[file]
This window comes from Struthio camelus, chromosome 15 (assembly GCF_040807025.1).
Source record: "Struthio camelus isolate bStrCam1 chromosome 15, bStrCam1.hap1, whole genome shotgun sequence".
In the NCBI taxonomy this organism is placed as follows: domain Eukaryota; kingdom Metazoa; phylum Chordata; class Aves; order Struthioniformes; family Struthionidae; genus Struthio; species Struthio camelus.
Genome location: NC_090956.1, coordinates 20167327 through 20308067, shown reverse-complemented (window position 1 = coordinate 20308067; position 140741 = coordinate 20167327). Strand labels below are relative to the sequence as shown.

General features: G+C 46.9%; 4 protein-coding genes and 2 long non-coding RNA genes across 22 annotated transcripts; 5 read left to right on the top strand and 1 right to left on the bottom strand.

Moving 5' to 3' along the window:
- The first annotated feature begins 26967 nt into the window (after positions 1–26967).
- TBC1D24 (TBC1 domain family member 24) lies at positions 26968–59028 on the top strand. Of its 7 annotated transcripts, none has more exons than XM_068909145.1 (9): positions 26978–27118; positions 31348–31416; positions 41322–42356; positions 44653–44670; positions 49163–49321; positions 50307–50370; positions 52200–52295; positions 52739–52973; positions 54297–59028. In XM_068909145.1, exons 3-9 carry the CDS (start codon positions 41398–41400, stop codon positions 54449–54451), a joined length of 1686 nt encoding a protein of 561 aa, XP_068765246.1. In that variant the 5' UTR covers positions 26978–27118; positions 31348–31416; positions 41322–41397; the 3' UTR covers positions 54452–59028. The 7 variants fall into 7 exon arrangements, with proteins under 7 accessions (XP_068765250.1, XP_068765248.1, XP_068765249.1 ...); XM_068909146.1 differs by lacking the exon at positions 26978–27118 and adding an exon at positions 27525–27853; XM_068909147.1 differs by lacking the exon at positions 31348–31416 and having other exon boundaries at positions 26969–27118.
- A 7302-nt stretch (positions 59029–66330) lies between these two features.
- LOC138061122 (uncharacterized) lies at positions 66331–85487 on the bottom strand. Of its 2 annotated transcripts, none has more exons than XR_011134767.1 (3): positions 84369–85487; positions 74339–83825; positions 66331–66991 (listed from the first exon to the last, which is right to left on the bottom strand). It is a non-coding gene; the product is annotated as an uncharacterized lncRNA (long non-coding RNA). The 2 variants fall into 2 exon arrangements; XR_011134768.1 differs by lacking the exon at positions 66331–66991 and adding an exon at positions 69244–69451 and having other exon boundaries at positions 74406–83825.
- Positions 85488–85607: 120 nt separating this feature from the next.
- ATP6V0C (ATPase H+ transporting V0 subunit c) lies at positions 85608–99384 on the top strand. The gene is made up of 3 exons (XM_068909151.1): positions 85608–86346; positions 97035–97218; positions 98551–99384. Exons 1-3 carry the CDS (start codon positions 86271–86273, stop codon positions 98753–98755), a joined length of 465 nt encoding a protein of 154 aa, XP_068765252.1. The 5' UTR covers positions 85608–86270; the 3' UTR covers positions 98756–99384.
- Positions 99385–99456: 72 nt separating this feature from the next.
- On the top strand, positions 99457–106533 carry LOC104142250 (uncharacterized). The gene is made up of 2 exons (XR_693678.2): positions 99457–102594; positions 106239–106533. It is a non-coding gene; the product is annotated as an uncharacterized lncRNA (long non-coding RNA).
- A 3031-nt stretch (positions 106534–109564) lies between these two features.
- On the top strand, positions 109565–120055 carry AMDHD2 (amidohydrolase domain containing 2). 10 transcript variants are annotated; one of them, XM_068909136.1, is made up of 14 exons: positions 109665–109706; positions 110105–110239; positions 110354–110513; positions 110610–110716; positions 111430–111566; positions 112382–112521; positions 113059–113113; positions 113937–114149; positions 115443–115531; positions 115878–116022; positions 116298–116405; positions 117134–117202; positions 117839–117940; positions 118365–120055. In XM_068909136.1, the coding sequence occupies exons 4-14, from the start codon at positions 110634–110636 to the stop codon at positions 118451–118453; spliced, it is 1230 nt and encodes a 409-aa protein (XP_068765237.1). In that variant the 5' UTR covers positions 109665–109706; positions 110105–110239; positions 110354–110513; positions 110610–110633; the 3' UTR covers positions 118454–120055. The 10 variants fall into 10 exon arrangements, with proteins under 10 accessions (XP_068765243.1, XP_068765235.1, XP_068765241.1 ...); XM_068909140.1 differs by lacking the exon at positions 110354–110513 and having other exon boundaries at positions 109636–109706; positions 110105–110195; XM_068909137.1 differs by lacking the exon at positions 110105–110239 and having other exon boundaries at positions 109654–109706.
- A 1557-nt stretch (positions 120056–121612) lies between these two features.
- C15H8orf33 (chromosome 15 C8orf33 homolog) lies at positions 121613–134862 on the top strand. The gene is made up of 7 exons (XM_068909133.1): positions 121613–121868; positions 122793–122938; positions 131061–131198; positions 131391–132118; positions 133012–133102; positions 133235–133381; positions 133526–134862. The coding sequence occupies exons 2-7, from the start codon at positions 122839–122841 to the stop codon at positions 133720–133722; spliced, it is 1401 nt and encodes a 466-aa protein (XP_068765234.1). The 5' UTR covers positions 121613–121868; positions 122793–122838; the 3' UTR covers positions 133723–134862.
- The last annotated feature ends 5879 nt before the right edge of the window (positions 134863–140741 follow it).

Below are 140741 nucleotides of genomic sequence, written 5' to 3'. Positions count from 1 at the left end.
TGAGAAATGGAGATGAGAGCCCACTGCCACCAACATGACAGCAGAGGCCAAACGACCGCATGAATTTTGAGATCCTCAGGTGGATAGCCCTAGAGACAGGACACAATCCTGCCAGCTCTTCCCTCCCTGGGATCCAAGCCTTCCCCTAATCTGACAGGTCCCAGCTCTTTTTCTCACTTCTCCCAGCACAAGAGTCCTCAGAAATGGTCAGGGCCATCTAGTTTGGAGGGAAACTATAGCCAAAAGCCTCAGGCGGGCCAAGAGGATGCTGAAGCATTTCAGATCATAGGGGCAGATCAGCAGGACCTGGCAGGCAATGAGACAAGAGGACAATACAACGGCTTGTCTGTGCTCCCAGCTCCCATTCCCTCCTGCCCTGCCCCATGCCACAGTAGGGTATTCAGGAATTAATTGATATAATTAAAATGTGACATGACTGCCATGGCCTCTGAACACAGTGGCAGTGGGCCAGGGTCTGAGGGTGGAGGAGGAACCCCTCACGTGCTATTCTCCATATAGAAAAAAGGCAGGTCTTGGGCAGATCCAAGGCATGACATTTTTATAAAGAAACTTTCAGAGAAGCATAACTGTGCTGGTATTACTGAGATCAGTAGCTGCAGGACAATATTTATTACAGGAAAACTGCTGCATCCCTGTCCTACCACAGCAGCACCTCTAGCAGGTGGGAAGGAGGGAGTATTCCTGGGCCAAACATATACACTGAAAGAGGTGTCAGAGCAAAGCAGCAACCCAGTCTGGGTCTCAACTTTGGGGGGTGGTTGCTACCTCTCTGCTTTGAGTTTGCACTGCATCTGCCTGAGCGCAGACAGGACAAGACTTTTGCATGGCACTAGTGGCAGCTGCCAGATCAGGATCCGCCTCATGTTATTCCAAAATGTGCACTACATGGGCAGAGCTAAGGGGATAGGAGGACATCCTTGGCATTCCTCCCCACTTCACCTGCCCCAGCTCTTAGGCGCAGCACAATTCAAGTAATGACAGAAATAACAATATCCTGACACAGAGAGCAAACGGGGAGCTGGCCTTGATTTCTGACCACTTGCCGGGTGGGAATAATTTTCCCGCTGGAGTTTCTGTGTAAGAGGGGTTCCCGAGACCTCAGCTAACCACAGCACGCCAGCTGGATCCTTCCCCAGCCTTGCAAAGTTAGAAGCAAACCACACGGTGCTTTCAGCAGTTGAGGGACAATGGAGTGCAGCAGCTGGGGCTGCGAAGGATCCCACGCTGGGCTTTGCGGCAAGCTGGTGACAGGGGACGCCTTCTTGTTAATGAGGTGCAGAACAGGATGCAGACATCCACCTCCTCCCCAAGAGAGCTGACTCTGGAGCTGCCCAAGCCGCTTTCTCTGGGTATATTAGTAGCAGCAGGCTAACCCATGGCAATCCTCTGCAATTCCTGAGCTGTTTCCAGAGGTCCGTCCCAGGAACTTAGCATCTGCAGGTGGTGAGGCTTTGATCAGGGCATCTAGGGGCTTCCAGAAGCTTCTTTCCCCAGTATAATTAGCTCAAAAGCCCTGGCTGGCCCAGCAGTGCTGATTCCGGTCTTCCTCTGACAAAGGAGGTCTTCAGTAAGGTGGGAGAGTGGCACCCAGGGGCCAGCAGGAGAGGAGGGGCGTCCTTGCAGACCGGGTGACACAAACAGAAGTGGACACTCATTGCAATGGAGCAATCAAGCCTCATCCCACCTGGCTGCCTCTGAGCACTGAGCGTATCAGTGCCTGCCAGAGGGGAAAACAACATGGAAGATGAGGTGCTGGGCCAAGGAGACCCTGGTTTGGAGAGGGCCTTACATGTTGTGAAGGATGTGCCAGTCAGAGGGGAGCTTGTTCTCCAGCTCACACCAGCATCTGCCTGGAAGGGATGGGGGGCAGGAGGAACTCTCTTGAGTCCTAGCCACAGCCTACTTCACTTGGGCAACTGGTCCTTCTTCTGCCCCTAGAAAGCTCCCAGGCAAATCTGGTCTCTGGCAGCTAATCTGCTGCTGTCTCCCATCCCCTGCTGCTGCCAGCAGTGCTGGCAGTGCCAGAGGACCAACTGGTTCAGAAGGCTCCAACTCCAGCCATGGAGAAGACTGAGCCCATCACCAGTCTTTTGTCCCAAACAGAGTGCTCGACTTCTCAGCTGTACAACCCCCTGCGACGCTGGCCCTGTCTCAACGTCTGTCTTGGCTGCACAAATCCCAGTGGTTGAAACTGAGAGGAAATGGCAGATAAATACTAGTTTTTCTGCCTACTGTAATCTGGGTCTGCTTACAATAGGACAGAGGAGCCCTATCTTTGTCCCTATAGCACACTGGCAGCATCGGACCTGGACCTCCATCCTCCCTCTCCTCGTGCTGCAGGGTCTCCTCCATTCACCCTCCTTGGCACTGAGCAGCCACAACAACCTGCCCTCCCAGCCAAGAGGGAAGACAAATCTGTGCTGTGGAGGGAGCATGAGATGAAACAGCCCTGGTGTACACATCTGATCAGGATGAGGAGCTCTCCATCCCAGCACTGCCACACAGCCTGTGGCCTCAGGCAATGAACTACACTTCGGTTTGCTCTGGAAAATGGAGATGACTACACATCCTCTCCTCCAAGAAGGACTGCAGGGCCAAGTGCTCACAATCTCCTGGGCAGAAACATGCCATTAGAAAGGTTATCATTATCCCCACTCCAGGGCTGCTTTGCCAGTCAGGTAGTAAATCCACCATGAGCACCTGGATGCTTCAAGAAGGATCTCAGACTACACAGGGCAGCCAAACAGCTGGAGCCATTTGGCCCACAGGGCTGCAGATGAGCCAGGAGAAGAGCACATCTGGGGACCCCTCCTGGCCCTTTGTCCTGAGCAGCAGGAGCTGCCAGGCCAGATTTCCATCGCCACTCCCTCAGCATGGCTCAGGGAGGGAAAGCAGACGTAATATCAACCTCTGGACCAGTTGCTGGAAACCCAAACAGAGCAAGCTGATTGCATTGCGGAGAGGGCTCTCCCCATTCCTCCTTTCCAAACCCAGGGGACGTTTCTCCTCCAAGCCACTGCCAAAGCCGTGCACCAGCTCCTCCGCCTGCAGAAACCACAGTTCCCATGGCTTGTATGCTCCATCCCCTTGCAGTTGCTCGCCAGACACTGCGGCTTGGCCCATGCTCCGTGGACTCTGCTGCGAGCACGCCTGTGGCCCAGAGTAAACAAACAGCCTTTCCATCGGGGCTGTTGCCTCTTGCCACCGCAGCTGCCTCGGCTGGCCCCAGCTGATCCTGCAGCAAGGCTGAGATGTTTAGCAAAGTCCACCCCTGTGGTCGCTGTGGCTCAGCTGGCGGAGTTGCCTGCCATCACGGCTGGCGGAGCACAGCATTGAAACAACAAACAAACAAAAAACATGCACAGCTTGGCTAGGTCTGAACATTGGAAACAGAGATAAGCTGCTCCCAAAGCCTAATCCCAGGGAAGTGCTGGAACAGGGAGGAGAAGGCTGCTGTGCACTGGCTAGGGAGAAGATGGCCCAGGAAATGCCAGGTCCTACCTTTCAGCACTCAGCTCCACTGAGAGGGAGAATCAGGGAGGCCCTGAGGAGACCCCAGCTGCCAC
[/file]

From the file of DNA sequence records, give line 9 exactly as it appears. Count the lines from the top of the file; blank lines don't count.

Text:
- A 7302-nt stretch (positions 59029–66330) lies between these two features.